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Person Details
13 Feb 1891
Mansfield Nottinghamshire
Frederick James was the son of Lord Frederick Richards (also Frederick Lord or Frederick) and Ann (also Annie) Richards nee Daws. His father was born in Ibstock, Leciestershire, in 1865 (O/N/D Market Bosworth) and Ann was born in Hucknall Torkard on 3 January 1867 (J/F/M Basford). They were married in 1885 (A/M/J Basford) and at the time of the 1911 Census when they had been married for 25 years they had had seven children of whom only four survived. Named on the Census between 1881 and 1911 were: Joseph Edward b. Hucknall Torkard 15 April 1866 (A/M/J Basford), Ethel b. Hucknall Torkard 1890 (A/M/J Basford), Frederick James b. Mansfield 12 February 1891 (J/F/M Basford) and Elizabeth b. Mansfield 1894 (J/A/S Mansfield). In 1881 Frederick (25) a coal miner, and Annie (24) were living at 15 Garden Road, Mansfield, with their two children Joseph (4) and Ethel (1). Also in the household was a boarder, John T Caley (19), a coal miner. Ethel was not in the family home on the night of the two subsequent census. However, there is a record of the death of an Ethel Richards b. abt 1890 in 1939 (Dec Mansfield) age 49. By 1901 the family had moved to 19 Garden Road, Mansfield. Frederick was still working as a coal miner hewer. Three of Frederick and Annie's children were in the home on the night of the census, Joseph (14) a pony driver below ground, James (9) and Elizabeth (6). The family was still at 19 Garden Road in 1911. Frederck was now working as a boot trade canvasser. Only his wife Annie, and two children, Joseph (24) a coal miner hewer, and Elizabeth (16) a cleaner cotton doubling, were in the home on the night of the census. Elizabeth has not been traced after this census. Frederick James, who was not in the family home on the night of the 1911 Census, joined the Royal Navy later that year on 18 July. Frederick's parents were still living at 19 Garden Road at the time of his death in 1916. His father died in 1835 (Jun Mansfield) age 69. The widowed Ann was still living at 19 Garden Road in 1939 at the time the Register of England & Wales was compiled. Also living with her were her eldest son Joseph, an unemployed labourer, his wife Ethel nee Walker (b. 23 December 1887) whom he had married in 1913 (A/M/J Mansfield), and three children: Cyril Richards b. 27 July 1920 a baker and confectioner, Joe Richards b. 27 December 1922 (probably 1923) a farm labourer, and Mavis Richards (later Morris) b. 7 September 1927. It is possible that Joseph and Ethel had at least three other children as the records of the following children whose births were registered in the Mansfield registration district give their mother's maiden name as 'Walker': Doris A b. 1913 (O/N/D Mansfield), Marion Richards b 1916 (Mansfield) and James Richards b. 1918 (Mansfield). Joseph probably died in 1945 aged 59 (Jun Mansfield).
He was a loader at a colliery when he joined the Royal Navy in July 1911
31 May 1916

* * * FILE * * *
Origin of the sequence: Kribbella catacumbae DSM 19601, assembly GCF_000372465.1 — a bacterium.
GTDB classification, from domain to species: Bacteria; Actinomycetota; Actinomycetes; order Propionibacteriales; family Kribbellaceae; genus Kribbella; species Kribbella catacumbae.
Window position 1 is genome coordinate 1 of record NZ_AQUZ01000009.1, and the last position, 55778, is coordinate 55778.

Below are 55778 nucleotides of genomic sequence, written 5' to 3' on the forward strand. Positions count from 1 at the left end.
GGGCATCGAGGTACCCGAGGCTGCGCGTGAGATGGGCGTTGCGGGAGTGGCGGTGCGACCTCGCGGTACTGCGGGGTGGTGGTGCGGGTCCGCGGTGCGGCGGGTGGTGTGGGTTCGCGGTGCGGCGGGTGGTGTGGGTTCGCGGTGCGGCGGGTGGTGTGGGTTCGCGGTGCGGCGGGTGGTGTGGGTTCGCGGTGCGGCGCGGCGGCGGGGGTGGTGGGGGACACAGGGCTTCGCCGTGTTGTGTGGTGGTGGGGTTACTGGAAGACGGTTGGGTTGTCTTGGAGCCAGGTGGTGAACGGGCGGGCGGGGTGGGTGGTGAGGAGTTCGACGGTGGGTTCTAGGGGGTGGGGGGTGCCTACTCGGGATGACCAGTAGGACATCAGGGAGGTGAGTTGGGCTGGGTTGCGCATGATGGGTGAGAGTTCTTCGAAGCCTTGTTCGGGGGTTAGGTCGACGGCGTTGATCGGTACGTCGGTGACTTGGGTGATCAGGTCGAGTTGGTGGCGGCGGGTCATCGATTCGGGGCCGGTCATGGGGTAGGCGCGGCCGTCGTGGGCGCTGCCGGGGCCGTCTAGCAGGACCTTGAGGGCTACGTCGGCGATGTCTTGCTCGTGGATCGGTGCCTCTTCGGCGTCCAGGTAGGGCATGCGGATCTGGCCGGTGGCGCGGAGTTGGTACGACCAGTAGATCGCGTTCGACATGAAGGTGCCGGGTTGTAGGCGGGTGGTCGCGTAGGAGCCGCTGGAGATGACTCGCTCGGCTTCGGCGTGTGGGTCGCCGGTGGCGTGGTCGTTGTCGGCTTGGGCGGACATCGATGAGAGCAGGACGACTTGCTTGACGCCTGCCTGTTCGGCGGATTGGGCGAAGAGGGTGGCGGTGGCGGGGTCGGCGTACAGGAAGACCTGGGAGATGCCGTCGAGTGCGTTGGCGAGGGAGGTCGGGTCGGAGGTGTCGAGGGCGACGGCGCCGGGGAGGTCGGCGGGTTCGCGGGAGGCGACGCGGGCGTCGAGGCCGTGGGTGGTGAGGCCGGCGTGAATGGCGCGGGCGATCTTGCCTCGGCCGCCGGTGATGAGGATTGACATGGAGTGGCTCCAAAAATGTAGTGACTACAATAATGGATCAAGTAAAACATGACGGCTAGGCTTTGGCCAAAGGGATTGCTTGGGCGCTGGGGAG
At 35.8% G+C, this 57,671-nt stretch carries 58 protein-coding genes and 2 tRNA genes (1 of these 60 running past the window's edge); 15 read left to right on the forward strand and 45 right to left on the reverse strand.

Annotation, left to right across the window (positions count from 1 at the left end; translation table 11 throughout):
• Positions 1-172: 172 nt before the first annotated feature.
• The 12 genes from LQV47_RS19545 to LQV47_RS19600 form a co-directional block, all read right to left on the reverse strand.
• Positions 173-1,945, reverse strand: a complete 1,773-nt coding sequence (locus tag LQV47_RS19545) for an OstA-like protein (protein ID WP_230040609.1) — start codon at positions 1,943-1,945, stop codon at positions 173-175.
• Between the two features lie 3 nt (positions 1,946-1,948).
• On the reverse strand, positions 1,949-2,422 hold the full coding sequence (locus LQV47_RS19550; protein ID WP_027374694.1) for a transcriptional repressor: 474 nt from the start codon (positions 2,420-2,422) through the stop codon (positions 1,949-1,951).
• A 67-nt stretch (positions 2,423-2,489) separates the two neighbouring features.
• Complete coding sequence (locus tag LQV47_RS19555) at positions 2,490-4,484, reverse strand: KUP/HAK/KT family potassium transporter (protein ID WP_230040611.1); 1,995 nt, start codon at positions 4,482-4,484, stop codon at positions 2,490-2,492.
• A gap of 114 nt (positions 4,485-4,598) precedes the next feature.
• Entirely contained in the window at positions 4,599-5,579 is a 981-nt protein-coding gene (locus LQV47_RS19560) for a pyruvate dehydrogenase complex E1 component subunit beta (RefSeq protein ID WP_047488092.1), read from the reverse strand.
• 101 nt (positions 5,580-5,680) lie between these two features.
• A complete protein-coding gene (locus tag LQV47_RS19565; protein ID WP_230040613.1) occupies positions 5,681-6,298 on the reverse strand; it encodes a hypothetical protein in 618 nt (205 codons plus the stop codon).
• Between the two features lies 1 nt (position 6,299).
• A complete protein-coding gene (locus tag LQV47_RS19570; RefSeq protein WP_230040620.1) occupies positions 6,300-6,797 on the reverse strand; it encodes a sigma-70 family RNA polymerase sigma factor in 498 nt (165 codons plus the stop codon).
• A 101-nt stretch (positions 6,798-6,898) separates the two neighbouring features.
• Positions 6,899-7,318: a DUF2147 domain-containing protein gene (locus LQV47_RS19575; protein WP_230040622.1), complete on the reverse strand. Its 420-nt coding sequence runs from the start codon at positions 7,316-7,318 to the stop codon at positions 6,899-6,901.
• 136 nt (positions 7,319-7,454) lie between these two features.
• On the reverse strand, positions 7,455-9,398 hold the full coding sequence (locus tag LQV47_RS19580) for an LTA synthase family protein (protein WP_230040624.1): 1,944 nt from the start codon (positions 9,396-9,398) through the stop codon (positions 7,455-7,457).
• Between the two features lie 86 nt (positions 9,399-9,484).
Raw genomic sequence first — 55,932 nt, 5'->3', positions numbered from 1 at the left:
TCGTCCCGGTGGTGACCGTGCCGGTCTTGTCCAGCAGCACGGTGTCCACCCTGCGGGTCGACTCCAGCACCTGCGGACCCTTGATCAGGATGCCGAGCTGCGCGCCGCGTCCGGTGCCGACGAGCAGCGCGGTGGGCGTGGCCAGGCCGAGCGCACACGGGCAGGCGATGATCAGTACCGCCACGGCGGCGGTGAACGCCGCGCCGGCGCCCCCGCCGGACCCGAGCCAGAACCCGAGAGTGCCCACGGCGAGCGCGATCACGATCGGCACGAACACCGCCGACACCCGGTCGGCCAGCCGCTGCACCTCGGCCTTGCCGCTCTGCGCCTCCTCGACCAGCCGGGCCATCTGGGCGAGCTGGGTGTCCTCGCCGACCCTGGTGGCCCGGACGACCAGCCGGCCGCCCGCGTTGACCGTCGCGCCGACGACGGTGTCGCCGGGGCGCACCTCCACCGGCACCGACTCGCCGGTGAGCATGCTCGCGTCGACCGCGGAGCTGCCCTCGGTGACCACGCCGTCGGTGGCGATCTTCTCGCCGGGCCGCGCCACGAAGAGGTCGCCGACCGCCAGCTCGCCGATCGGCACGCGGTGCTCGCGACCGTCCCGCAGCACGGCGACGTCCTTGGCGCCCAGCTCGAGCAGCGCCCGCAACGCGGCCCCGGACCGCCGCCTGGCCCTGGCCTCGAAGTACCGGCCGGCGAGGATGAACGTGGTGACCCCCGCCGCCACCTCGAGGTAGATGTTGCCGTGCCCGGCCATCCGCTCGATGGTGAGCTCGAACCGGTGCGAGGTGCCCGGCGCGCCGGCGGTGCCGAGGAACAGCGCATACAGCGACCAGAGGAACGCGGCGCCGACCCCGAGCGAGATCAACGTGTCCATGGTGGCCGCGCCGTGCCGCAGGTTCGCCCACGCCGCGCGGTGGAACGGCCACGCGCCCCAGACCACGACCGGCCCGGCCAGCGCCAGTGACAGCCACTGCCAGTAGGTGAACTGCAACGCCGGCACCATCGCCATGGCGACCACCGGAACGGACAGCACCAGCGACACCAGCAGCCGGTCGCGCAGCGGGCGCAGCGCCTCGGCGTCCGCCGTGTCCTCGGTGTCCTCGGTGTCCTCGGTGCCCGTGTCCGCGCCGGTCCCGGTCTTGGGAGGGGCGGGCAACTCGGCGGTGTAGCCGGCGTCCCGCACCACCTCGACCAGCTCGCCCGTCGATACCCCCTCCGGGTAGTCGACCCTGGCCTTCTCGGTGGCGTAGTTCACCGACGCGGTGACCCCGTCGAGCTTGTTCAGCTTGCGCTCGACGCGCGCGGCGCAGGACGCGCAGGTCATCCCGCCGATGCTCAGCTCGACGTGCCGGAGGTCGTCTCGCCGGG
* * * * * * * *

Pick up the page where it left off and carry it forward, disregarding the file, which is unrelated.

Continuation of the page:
Stoker 1st Class
HMS Black Prince Royal Navy
Frederick joined the Royal Navy as a Stoker 2nd Class on 18 July 1911 on a 12 year engagement. He served in the following ships and shore establishments: Victory ll, 18 July 1911-12 August 1911 (Stoker 2nd Class); HMS Renown, 13 August 1911-23 September 1911; Victory ll, 24 September 1911-5 December 1911; HMS Jupiter, 6 December 1911-19 March 1912; 28 days detention (theft); Victory ll, 14 April 1912-30 April 1912; HMS Black Prince, 1 May 1912-8 June 1912; 30 days detention (absent over leave); HMS Black Prince, 4 July 1912-9 March 1913; 28 days detention; HMS Egmont, 7 April 1913-18 May 1913; HMS Black Prince, 19 May 1913-31 May 1916 (Stoker 1st Class, 18 July 1913). Naval record annotated: ‘NP4065/1916. DD [discharged dead] 31st May 1916. Killed in action.’ Frederick was killed when HMS Black Prince was lost with all hands at the Battle of Jutland. His body was not recovered for burial and he is commemorated on the Portsmouth Naval Memorial. HMS Black Prince was sunk at Jutland on May 31st 1916. The circumstances surrounding her loss were unclear for many years because there were no positive sightings of Black Prince after 17.42. Recent historians hold to the German account of the ship's sinking. Black Prince briefly engaged the German battleship Rheinland at about 23:35 GMT, scoring two hits with 6-inch shells. Separated from the rest of the British fleet, Black Prince approached the German lines at approximately midnight. She turned away from the German battleships, but it was too late. The German battleship Thüringen fixed Black Prince in her searchlights and opened fire. Up to five other German ships, including battleships Nassau, Ostfriesland, and Friedrich der Grosse, joined in the bombardment, with return fire from Black Prince being ineffective. Most of the German ships were between 750 and 1500 yards of Black Prince - effectively point blank range for contemporary naval gunnery. Black Prince was hit by at least twelve heavy shells and several smaller ones, sinking within 15 minutes. There were no survivors from Black Prince's crew, all 857 being killed.
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